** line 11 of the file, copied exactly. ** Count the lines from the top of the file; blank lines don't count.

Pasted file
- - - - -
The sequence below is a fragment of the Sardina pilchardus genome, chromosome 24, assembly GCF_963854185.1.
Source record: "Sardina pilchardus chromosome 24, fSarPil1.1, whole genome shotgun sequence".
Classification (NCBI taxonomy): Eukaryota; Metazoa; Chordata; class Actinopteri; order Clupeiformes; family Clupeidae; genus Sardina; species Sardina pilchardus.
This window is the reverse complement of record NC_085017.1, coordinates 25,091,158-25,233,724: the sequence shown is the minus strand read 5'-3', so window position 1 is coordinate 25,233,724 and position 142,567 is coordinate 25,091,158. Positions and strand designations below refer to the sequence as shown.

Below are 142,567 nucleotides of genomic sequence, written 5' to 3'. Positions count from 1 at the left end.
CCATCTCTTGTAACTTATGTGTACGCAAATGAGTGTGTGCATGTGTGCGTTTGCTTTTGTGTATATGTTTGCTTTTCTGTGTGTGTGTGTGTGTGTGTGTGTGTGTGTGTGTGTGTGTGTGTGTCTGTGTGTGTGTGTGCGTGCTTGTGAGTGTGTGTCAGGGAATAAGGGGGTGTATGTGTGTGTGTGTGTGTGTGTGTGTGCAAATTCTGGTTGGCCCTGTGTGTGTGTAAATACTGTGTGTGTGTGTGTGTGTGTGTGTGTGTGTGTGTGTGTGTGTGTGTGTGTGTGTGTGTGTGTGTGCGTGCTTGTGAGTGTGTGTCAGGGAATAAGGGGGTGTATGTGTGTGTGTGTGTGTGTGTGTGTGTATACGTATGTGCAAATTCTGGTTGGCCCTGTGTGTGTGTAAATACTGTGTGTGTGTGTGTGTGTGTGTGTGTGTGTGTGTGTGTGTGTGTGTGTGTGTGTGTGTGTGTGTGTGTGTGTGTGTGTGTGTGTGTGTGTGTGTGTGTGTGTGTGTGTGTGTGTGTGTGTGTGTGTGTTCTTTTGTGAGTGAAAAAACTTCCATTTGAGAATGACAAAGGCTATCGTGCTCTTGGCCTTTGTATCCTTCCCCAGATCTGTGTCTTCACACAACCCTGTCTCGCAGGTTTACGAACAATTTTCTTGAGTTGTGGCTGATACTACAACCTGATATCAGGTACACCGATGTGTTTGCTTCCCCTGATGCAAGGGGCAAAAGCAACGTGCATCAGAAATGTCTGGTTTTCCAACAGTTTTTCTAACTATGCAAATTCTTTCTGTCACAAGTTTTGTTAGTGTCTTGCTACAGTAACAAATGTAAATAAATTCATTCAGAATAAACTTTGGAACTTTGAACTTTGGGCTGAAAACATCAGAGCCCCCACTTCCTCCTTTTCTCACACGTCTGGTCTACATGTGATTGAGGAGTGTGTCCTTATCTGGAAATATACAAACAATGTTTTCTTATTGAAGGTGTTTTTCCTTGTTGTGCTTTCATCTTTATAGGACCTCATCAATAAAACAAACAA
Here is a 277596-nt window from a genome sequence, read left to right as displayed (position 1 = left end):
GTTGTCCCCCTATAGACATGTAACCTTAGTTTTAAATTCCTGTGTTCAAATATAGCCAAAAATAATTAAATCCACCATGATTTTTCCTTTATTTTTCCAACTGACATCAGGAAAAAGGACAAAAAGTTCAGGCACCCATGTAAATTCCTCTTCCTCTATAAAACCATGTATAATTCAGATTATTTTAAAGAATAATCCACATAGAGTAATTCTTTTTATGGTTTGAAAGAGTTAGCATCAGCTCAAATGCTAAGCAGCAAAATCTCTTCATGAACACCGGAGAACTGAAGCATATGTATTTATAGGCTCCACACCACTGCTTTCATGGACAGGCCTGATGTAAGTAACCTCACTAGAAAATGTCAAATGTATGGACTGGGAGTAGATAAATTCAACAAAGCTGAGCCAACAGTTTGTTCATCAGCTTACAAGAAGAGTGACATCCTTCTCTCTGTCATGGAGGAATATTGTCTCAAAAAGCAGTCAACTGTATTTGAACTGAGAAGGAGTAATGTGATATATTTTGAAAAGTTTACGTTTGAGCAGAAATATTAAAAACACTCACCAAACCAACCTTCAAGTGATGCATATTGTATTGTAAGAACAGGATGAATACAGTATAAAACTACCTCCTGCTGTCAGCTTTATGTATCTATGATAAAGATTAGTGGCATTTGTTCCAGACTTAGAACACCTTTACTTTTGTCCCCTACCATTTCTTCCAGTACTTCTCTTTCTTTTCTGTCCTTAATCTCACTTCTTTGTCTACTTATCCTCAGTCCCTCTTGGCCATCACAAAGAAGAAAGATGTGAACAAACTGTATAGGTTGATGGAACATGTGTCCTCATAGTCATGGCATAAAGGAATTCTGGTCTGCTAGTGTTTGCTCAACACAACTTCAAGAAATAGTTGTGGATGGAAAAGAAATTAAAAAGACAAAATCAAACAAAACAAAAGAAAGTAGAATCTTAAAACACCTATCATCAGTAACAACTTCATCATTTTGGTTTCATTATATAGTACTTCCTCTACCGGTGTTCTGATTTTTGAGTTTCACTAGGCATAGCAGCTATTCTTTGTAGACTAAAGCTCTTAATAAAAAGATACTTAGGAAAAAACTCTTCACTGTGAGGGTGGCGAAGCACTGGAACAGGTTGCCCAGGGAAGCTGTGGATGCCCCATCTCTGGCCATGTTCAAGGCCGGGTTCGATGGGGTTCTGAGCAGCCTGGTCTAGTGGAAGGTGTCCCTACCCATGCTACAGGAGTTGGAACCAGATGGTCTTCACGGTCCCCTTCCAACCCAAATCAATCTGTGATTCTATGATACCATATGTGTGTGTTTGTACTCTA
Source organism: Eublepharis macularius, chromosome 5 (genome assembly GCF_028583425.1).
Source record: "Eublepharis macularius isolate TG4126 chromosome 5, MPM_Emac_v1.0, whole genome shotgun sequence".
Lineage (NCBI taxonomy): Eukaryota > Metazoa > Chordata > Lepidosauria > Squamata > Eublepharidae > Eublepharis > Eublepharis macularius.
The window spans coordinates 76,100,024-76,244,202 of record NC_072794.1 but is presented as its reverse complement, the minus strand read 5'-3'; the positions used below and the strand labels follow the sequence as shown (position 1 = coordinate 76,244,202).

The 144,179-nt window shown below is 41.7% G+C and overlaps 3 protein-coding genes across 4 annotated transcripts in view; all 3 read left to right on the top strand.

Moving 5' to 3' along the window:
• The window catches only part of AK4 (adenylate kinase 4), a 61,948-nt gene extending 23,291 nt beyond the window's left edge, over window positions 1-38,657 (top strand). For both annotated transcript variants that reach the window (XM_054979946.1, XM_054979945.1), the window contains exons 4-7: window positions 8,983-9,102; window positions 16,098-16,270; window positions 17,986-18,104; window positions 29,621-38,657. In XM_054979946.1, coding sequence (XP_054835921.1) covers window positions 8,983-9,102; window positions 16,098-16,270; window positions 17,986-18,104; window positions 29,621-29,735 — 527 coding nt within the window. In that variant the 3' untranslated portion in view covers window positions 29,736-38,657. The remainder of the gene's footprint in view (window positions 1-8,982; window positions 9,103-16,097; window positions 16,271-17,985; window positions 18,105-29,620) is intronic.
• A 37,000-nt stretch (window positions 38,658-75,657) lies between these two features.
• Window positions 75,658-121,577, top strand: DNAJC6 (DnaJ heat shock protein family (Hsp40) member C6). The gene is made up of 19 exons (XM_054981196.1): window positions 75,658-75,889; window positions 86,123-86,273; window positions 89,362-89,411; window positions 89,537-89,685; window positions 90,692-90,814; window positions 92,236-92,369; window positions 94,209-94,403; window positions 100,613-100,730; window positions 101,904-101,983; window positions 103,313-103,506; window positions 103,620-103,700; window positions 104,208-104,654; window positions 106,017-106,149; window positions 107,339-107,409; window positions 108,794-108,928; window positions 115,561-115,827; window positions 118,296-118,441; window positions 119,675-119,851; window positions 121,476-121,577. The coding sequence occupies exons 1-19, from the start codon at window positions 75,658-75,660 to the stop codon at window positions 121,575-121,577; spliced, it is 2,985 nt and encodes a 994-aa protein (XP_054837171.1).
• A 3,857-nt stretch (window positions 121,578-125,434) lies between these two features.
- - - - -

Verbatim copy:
Lineage (NCBI taxonomy): Eukaryota > Metazoa > Chordata > Lepidosauria > Squamata > Eublepharidae > Eublepharis > Eublepharis macularius.